How to avoid the three biggest pitfalls with products recall insurance

If you make, grow or package a product, your company faces products recall risk. Yes, a general liability policy responds to any bodily injury or property damage your product causes, but that’s not your only exposure. Products recall insurance picks up business interruption, lost profits, recall expenses, the cost to rehabilitate brand image and provides response funds for adverse publicity, says Karl Henley, vice president at SeibertKeck Insurance Agency.

The true cost of most product recalls is almost always in excess of $1 million — and that can run into hundreds of millions of dollars for a large company.

“Most companies don’t have the resources to address the impact of a widespread product recall. They just can’t absorb the financial loss and frequently fail as a result,” Henley says. “That’s why you should at least look at this and see what your exposure is.”

Smart Business spoke with Henley about what business owners must understand about products recall insurance.

Why do business owners make mistakes with products recall insurance?

Large companies get it, but the middle market relies on the advice of their agent. Unfortunately, there aren’t many agents that specialize in products recall insurance.

There is a fundamental misunderstanding of how the coverage works, which impacts whether a client is matched to the correct policy structure and carrier. The three biggest pitfalls of a products recall policy are the need for first- or third-party coverage, coverage triggers and coverage territory.

What do employers need to know about first- and third-party coverage?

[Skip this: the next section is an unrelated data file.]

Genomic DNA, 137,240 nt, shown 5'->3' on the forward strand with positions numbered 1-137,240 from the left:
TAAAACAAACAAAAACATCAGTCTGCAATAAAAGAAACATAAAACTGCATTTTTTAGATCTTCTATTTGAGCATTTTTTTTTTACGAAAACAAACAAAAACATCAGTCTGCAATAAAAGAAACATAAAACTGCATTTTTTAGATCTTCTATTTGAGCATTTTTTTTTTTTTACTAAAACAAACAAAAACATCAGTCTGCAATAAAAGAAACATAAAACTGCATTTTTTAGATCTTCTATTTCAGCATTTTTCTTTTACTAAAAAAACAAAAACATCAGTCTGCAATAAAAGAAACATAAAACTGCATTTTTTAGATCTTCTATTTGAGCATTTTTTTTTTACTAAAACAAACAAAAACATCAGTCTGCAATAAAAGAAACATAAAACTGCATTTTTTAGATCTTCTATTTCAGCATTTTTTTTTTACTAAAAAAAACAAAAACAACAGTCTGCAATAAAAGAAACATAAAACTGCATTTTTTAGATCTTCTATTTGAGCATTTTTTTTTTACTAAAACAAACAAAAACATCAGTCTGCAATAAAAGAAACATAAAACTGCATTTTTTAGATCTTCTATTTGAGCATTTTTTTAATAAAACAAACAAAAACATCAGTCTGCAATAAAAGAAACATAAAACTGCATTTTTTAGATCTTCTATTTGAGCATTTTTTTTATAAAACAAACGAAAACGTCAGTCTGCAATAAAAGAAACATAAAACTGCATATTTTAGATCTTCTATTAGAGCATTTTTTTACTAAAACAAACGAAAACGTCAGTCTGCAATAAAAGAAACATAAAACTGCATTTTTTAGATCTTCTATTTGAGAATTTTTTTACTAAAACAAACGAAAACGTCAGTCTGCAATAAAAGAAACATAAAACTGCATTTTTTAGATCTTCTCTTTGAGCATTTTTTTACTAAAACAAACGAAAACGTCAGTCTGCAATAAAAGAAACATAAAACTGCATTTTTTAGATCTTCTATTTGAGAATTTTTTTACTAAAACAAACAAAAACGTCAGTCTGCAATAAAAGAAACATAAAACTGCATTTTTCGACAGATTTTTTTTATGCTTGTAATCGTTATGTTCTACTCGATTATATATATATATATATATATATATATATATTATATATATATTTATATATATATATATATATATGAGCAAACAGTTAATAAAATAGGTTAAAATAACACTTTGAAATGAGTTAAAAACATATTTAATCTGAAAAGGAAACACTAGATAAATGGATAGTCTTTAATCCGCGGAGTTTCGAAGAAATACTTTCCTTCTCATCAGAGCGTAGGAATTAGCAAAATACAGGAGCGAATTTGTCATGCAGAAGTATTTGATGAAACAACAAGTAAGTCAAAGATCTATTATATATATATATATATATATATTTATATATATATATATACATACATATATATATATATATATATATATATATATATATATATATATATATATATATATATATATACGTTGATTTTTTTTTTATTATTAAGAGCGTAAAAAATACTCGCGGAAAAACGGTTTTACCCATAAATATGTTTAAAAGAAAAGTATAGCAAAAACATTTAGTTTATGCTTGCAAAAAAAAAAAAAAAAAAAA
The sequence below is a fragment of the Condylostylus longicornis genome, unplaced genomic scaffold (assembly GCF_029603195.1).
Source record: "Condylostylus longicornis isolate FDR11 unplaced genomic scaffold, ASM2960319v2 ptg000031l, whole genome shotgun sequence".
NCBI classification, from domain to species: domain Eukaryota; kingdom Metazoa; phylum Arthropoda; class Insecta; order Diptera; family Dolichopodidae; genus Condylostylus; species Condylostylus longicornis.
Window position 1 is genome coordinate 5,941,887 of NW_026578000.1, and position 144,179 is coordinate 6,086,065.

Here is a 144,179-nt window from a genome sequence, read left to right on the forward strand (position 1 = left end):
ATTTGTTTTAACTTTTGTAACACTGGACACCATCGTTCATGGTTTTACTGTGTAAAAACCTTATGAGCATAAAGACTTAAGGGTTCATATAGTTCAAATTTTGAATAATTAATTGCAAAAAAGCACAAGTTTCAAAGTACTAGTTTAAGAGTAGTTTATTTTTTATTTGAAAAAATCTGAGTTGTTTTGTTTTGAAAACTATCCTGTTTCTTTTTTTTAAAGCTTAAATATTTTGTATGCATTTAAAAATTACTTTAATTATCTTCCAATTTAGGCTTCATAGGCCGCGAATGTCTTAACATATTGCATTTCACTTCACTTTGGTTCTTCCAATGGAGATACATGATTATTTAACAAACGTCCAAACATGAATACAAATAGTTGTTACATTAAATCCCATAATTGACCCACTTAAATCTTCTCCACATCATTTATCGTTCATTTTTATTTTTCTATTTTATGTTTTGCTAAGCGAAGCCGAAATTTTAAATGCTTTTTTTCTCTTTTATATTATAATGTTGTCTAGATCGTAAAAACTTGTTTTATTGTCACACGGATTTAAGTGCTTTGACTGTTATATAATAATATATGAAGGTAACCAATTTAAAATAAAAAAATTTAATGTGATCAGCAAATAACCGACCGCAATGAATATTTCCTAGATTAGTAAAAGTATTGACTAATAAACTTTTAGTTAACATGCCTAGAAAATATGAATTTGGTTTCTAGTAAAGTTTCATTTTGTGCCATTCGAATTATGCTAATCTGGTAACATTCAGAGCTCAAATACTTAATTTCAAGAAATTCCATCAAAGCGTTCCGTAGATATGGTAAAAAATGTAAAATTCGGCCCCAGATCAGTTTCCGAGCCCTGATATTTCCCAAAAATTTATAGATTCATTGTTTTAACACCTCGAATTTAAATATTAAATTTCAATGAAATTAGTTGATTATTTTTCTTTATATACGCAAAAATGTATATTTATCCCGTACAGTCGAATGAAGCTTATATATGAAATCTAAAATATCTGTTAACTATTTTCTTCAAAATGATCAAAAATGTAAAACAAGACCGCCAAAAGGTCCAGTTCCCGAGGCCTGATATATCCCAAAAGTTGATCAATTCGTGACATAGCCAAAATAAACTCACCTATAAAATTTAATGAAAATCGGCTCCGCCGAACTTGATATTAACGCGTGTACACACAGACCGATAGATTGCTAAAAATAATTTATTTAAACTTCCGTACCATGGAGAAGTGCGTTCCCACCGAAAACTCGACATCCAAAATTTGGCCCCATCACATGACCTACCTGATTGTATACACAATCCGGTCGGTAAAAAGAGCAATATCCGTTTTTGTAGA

Every products recall policy has two considerations: first-party coverage and third-party coverages.

From a liability perspective, first party covers your out-of-pocket expenses — the costs of notifying customers, any storage expense, the cost to dispose of the product and any costs associated with conducting the recall. This is what most agents/carriers offer, which covers base expenses only.

Third party is often the one people don’t buy because they don’t realize they need it or don’t fully analyze their exposure. This is where you pick up a customer’s diminished value in their product because of your product, for example, when your product is an ingredient or component part. You should also consider coverage for your business interruption losses and brand reputation/rehabilitation expenses.

Recall expenses also are broken into a first- and third-party basis. Some policies only cover your expenses for a recall; some cover the expenses you pay to a third party, like your customers, to pull your product from the shelf or make repairs. Many contracts include indemnification language where you’ve agreed to reimburse these costs.

Where do business owners make mistakes with coverage triggers?

Coverage triggers are a critical area to review. Most policies are written so that if your product has caused or is reasonably considered to have caused bodily injury or property damage, your product recall policy will trigger. However, as an example, the U.S. Food and Drug Administration can issue a recall without an illness occurring. Some carriers cover this expense and others will not. It’s critical to understand how the insurance company writes their form.

In addition, two acts recently elevated the government’s ability to have stronger oversight into consumer products — the Consumer Product Safety Improvement Act of 2008 and the Food Safety Modernization Act of 2011. Both have raised the bar as far as the standard that companies have to jump through for consumer safety.

How does coverage territory come into play?

A lot of products recall policies are written with only a coverage territory of the U.S. However, many companies have global exposure. You want to make sure your coverage territory is extended to cover where your products are actually going.

What’s the biggest takeaway?

Take time to understand your coverage territory, coverage triggers and first- and third-party exposure before you buy the policy. From there, look at the financial condition of your company and assess what kind of financial risk it can self-insure to reduce the cost of the policy, which allows you to right size your coverage.

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